With the start of the 2012 fall season, NBC introduces a new controversial program “The New Normal.” This is the first time a show on network television is featuring a gay couple conceiving a child via a gestational carrier.
Before the program even started to air, backlash rippled across the country causing KSL-TV in Utah to refuse to air the program. The group One Million Moms called for a boycott of the show and for sponsors to pull their ads. With all the controversy, let’s take a stroll down memory lane and look at programs that have been in the hot seat over the last few decades and how they did despite controversy.
All in the Bunker
One of the most popular shows of the 1970s was “All in the Family,” which featured a bigot named Archie Bunker who was openly racist and homophobic. The program broke ground by depicting issues previously considered unsuitable for network TV such as racism, homosexuality and women’s liberation. Even with all the controversy from the start, “All in the Family” went on to rank No. 1 in Nielsen’s yearly ratings and is on TV Guide’s list of the 50 Greatest Shows of all time. The show went on to air successfully for eight seasons.
‘Love & Marriage’
In the mid to late 1980s, FOX aired its first prime time program, “Married … With Children.” The show presented a more realistic view of family life, even though many times it was exaggerated. The show was an instant hit with audiences who found this out-of-the-box family very relatable. The show went on to air for 11 seasons and is on Time Magazine’s 100 Best Shows of all time.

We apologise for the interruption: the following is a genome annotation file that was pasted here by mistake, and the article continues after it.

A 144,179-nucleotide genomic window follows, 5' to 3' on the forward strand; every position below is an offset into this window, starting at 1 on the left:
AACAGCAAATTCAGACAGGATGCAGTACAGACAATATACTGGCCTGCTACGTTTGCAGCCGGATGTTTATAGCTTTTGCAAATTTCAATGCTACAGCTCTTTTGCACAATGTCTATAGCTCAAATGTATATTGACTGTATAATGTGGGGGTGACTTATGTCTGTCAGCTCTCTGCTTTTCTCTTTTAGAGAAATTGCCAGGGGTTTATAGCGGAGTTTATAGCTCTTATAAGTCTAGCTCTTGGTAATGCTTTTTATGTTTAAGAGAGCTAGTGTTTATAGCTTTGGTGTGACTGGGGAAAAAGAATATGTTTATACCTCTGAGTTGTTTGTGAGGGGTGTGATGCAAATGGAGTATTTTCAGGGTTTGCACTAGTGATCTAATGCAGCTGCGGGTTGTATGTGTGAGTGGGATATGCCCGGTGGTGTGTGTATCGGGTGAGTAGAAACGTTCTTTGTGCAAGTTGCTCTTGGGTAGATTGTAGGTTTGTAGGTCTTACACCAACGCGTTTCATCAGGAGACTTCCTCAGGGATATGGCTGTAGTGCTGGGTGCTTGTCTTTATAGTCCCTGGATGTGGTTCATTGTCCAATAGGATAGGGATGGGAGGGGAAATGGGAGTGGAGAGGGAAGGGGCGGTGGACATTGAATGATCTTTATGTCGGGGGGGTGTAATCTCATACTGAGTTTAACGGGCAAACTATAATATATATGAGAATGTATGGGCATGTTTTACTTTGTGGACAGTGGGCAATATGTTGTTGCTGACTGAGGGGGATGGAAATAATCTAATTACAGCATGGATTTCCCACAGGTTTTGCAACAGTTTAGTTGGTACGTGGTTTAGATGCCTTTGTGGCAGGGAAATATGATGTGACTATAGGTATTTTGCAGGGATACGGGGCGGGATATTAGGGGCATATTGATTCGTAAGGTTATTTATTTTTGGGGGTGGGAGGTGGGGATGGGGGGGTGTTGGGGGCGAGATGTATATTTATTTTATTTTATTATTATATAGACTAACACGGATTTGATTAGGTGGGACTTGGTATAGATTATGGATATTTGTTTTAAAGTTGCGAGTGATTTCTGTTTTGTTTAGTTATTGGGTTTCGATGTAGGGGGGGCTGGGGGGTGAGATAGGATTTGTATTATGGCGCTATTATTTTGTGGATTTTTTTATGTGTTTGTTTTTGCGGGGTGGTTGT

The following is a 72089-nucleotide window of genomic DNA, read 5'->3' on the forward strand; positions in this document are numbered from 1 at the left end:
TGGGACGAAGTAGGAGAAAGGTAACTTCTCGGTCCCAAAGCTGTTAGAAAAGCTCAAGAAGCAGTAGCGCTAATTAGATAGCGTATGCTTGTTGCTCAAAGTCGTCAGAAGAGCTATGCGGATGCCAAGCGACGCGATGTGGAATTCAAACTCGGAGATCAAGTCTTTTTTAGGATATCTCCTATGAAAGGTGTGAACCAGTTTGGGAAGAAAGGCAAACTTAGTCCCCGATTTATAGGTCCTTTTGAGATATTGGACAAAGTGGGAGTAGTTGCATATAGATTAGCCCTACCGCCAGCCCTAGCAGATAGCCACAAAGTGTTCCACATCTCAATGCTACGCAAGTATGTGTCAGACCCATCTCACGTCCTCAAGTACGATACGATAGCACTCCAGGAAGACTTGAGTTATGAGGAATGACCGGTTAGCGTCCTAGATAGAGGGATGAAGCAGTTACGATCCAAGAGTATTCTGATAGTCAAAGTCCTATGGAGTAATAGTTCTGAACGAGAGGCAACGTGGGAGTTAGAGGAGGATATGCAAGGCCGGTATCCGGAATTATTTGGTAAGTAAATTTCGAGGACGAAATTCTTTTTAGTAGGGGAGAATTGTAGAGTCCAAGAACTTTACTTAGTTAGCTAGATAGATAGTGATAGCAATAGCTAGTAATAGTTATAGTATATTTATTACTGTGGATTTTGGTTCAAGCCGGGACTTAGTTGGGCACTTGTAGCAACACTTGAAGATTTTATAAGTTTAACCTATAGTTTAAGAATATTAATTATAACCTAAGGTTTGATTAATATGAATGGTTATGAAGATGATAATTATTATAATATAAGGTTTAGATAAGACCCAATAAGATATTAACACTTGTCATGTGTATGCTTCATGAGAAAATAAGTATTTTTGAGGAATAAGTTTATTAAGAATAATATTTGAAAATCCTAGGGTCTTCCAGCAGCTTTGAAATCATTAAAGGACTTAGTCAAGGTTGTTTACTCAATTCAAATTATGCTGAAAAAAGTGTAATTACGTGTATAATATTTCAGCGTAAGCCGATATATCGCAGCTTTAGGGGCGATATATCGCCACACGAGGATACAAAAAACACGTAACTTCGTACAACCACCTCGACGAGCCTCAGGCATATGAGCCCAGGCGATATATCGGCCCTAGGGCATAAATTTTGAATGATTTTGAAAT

The Good, the Bad & the Canceled
With the good there is always the bad. CBS’s “Public Morals” faced backlash due to vulgar language and humor involving racial stereotypes. The show was cancelled after airing only one episode. The Playboy Club, which partnered with Playboy founder Hugh Hefner, only aired three episodes on NBC, and then was cancelled due to low ratings. Critics and audiences felt that the sexuality was too much for prime time TV. Most recently, in the fall of 2011, ABC aired “GCB” (formerly titled “Good Christian Bitches,” then changed to “Good Christian Belles”) and had high hopes of becoming the modern day “Dallas.” In May 2012, the series was canceled by ABC due to pressures from One Million Moms.
How will “The New Normal” fair this fall season? Will the controversy scare audiences away from the start, or will it intrigue viewers to watch and go on to become a hit like those above? We will have to wait and see, but we know one thing for sure: We’ll be watching.
Written by: Angie Neal and Molly Harkins